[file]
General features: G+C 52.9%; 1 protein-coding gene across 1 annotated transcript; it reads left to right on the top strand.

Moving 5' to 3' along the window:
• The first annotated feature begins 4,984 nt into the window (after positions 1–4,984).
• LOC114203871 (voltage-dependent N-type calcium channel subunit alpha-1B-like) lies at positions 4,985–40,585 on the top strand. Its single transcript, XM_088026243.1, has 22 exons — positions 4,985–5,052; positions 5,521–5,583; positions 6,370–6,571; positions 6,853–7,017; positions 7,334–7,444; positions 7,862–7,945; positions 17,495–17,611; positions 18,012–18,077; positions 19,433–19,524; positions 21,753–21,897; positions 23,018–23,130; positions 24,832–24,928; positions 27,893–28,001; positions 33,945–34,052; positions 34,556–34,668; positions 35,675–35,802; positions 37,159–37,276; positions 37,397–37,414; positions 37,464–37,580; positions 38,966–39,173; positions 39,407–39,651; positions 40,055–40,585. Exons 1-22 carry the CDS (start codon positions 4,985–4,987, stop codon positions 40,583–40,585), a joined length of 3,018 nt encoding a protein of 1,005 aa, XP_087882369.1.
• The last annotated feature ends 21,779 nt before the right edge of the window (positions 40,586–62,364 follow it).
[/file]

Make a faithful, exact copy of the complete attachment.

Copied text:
General features: G+C 52.9%; 1 protein-coding gene across 1 annotated transcript; it reads left to right on the top strand.

Moving 5' to 3' along the window:
• The first annotated feature begins 4,984 nt into the window (after positions 1–4,984).
• LOC114203871 (voltage-dependent N-type calcium channel subunit alpha-1B-like) lies at positions 4,985–40,585 on the top strand. Its single transcript, XM_088026243.1, has 22 exons — positions 4,985–5,052; positions 5,521–5,583; positions 6,370–6,571; positions 6,853–7,017; positions 7,334–7,444; positions 7,862–7,945; positions 17,495–17,611; positions 18,012–18,077; positions 19,433–19,524; positions 21,753–21,897; positions 23,018–23,130; positions 24,832–24,928; positions 27,893–28,001; positions 33,945–34,052; positions 34,556–34,668; positions 35,675–35,802; positions 37,159–37,276; positions 37,397–37,414; positions 37,464–37,580; positions 38,966–39,173; positions 39,407–39,651; positions 40,055–40,585. Exons 1-22 carry the CDS (start codon positions 4,985–4,987, stop codon positions 40,583–40,585), a joined length of 3,018 nt encoding a protein of 1,005 aa, XP_087882369.1.
• The last annotated feature ends 21,779 nt before the right edge of the window (positions 40,586–62,364 follow it).